Monday, January 4, 2010

"2nd Grader Organizes Mass Homeless Shelter Donation" to Su Casa CW in Chicago - NBC TV Chicago



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Wed, Dec 30, 2009

NBC TV Chicago


"Second Grader Organizes Mass Homeless Shelter Donation"

7-year-old Jonathon Slack cried when he saw a homeless woman, then he decided to help


(A video and more photos with link above.)




After seeing a homeless woman during a holiday trip to Chicago,

Jonathon Slack, a seven-year-old boy from Orland Park, led a 10-day

donation drive, collecting over four truckloads of food and toys for a

Chicago shelter.


Jonathon was moved to tears when he saw the homeless woman standing

outide of Macy's on State Street, holding a sign that said she and her

son had no place to live. After he finished crying, he was moved to action.


"At home that night after I read to him and getting him ready to be

tucked in, he started crying," said Heather Slack, his mother.


He told his mom, "That lady had no shelter, mom."


"He wanted us to drive back to the city so that he could give the lady

the $6 he had in his pocket," Heather said.


The Slacks weren’t sure that was a good idea, but they encouraged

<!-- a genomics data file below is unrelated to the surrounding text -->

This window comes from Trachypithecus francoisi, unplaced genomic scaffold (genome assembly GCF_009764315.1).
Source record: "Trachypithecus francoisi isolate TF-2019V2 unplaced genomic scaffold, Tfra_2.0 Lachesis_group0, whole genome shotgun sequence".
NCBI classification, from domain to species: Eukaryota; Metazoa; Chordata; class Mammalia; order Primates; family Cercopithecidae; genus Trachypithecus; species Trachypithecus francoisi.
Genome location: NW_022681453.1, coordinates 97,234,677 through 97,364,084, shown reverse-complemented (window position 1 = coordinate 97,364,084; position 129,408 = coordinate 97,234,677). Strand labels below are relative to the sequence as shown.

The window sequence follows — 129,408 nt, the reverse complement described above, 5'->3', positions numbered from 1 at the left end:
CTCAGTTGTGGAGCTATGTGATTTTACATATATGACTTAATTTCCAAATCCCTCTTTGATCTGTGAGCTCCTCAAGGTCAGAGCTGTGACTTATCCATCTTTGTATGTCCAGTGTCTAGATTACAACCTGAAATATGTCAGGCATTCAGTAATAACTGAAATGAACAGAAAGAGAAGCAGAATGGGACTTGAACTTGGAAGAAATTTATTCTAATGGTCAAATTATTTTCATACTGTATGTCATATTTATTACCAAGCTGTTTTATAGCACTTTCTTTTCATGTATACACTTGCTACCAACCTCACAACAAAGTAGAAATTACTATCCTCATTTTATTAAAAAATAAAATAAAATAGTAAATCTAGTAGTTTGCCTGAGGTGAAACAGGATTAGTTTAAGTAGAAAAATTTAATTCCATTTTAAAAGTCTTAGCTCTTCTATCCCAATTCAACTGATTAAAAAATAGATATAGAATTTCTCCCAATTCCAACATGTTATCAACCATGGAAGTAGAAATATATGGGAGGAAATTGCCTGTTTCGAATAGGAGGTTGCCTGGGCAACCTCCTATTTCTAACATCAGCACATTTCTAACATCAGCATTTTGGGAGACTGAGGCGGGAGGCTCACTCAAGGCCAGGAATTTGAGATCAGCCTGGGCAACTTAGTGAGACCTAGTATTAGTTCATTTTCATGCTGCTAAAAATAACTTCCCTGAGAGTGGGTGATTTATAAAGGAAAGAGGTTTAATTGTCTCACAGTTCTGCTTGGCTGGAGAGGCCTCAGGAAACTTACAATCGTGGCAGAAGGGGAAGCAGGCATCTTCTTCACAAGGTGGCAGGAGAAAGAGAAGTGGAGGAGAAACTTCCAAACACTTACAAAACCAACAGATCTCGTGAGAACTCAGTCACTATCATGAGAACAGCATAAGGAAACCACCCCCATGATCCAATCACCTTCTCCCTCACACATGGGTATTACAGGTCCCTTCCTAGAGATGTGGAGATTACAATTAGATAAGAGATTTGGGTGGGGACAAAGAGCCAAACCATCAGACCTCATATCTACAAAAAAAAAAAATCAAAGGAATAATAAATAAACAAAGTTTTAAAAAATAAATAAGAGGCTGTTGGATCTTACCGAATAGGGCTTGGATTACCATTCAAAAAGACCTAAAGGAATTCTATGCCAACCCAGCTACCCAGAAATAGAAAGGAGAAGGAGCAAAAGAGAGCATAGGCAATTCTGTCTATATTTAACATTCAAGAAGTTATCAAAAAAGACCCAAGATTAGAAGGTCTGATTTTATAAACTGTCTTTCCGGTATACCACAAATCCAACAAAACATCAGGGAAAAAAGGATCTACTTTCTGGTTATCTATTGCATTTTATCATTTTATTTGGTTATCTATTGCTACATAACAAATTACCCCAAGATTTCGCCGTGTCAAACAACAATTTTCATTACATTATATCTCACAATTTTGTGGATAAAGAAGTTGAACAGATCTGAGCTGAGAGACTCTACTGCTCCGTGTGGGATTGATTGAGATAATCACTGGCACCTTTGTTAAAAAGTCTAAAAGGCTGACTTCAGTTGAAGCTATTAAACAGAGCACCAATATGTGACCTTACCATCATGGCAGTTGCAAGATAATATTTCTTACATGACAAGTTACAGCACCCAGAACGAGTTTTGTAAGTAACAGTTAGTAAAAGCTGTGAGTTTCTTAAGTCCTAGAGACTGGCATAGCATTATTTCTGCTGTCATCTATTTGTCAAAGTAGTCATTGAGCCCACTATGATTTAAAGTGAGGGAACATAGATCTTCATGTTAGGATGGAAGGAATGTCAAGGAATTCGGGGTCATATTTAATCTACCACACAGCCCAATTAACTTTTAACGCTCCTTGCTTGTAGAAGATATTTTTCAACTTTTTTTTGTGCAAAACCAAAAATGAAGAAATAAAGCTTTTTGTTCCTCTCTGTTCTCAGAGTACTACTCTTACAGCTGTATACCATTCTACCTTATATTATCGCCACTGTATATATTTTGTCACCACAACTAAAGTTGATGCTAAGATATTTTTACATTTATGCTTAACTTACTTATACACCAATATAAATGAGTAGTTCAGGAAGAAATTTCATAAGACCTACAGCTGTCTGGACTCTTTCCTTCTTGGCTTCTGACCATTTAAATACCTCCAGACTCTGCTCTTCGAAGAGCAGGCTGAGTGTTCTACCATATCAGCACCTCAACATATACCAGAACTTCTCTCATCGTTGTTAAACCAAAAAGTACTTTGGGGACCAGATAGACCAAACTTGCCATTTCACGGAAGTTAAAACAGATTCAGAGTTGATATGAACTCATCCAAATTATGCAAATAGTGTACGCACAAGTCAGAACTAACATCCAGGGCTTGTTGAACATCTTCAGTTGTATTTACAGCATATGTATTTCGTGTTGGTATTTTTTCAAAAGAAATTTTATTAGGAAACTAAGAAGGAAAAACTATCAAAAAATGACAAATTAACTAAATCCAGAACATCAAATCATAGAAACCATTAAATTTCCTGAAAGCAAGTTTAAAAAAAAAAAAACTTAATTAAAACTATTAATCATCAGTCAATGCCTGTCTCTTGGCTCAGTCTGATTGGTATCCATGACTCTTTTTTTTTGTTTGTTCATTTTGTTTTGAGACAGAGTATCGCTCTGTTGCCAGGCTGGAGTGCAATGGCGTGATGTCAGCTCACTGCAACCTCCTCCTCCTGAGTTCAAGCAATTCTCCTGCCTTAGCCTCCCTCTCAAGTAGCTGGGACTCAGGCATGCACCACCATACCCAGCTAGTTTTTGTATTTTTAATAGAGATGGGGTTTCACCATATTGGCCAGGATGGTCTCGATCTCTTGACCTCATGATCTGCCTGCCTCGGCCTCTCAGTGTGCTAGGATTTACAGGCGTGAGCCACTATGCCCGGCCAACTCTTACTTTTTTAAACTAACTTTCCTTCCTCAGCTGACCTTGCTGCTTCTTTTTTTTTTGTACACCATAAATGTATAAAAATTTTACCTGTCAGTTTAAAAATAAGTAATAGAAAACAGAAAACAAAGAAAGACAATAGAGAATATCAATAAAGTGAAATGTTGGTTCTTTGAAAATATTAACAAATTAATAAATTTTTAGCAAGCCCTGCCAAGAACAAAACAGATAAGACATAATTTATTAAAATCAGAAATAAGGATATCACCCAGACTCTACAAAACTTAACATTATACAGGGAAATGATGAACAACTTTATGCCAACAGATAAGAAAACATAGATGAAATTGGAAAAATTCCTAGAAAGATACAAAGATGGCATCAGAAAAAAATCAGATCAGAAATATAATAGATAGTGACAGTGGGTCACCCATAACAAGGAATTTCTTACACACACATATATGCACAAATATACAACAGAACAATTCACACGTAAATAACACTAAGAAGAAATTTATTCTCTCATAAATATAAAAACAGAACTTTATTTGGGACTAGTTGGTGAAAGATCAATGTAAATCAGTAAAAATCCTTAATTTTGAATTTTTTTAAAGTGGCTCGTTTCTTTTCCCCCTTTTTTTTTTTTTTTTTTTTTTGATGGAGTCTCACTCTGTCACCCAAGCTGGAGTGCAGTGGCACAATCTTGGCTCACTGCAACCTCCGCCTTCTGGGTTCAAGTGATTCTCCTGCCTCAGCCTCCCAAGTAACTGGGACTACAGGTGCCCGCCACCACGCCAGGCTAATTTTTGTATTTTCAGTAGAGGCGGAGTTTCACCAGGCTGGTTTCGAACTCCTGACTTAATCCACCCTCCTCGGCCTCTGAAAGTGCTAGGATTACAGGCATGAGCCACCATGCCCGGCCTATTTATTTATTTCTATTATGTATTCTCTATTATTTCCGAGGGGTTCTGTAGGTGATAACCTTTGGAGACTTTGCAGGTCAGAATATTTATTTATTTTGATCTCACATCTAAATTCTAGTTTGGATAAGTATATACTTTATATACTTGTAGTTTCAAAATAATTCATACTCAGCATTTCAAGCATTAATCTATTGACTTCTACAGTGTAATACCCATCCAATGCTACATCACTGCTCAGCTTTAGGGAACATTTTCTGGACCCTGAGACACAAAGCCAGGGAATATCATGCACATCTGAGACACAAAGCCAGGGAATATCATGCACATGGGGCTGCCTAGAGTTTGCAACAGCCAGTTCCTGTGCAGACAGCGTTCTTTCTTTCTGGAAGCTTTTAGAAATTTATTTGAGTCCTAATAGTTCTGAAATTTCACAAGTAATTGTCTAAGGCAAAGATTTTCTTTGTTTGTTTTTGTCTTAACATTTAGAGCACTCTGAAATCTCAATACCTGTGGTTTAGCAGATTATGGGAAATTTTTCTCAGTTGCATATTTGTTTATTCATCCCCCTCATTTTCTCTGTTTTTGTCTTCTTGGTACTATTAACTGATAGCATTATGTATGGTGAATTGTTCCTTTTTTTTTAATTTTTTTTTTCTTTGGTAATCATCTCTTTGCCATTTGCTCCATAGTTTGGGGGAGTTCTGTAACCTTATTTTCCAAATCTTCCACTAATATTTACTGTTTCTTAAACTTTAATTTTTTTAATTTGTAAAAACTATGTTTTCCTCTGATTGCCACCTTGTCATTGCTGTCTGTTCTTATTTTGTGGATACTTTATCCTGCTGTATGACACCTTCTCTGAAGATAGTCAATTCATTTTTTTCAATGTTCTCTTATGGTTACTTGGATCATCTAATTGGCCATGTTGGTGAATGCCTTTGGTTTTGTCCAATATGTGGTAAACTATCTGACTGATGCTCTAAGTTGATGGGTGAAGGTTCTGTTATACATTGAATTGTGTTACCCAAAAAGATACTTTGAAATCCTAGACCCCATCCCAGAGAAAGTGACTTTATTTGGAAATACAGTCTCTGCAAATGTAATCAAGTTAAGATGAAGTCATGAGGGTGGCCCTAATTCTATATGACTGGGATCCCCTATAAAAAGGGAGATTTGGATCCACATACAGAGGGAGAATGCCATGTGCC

Jonathon to think of other ways to help. He thought of plenty.


He was going to paint smiley faces on rocks and sell them. He was

going to ask president Obama to take money from rich people and give

it to poor people.


His mother suggested starting a donation.


So Jonathon wrote a letter asking his community to pitch in. He

dropped off photocopies all around his neighborhood.


The response was tremendous. The youngster managed to collect over

four truckloads of food and toys, which he then sent to the Su Casa

Catholic Worker homeless shelter in Chicago.


"We got started late and people only had 10 days to get their

donations together," Heather said. "They ended up donating about four

and a half trucks worth of stuff. We ended up filling their whole

elevator with food."


Jessi Gauger-Kiraly, the volunteer coordinator at the Su Casa Catholic

Worker House remembers

the day well. "It was really exciting because we had a lot people

moving donations in and out of the house," Gauger-Kiraly said. "It’d

be nice if people did this all year round."


"I don't know where it came from," Heather Slack said of her son's

selfless drive.  "Last year we tried to get him to realize there were

people less fortunate, and it wasn't working, and this year I'd like

to think that it was Divine Intervention."



Attached photo byline: He may be a little guy, but he helps homeless folks in a big way.



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